Can you define what "first-generation student" means to you? What makes them unique, aside from family history?
To me, “first-generation student” means tenacity, triumph, and opportunity. A first-generation student beats the odds and rewrites the ending of an otherwise perpetual cycle many students don’t believe they can get out of. Having a college degree creates opportunities that some individuals were not privileged to before. What makes the first-generation student unique is the factors of the specific path they choose, such as their school, what connections they make, and how it develops their character.
How does a first-generation student’s approach to education differ than their legacy counterparts?
Time. Legacy students have been prepared since they were young, whereas if first-generation students wait until high school to engage, data says it’s too late. It’s crucial for first-generation students to begin learning how to apply skills and experiences as early as possible. The time it takes to develop trust in oneself and others. The time it takes for students to know that we won’t give up on them, nor should they give up on themselves. That’s why every one of our Breakthrough students receives our uncompromising 12-year commitment. From middle school to high school to college through graduation, we are there every step of the way.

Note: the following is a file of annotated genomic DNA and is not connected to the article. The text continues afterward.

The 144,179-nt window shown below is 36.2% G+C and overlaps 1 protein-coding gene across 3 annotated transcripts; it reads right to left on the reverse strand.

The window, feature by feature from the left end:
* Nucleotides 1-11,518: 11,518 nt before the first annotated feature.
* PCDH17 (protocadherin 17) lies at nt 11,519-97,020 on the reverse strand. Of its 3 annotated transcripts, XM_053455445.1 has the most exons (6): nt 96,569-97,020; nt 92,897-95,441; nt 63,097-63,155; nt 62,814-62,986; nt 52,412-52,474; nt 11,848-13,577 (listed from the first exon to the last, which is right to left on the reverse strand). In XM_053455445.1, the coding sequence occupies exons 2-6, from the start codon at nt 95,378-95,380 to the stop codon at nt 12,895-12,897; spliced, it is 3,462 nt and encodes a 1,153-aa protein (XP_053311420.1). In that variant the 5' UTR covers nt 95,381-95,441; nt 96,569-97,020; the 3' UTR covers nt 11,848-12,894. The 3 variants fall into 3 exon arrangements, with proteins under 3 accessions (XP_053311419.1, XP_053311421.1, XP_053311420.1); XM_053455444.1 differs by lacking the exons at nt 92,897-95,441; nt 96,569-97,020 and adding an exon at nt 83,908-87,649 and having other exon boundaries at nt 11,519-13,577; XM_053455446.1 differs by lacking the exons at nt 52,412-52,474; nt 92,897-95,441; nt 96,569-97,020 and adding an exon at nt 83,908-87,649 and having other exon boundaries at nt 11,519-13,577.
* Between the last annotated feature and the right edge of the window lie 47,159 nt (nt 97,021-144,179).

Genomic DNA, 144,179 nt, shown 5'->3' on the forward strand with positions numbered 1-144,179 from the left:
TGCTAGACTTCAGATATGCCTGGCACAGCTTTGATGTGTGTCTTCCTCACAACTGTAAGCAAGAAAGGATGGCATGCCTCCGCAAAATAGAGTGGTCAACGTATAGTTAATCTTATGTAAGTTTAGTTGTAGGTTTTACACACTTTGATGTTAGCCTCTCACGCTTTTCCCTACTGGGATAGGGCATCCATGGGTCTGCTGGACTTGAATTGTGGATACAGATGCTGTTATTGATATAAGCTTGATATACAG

Why is it important for first-generation students to attend college?
Nearly two-thirds of new jobs in Central Texas require a post-secondary degree. Any form of post-secondary degree increases an individual’s lifetime earnings by 75% over those with a high school diploma. Yet, only 8% of middle school students from low-income communities in Central Texas will earn a post-secondary degree.
The value of a college degree is the increased earning potential for the person who earns it. It’s the pride and satisfaction of accomplishment felt by the student and his or her family. It’s the lasting ripple effect through an entire family and neighborhood, as friends and community members are themselves inspired to follow their own vision. It’s the impact on an entire region and economy, as educational attainment closes the opportunity gap and decreases social and economic inequity.
It's often said that first-generation students tend to be insecure about their educational path and lack the level of support that their counterparts have. Do you agree with this? If so, why do first-generation students feel less confident? What factors determine support?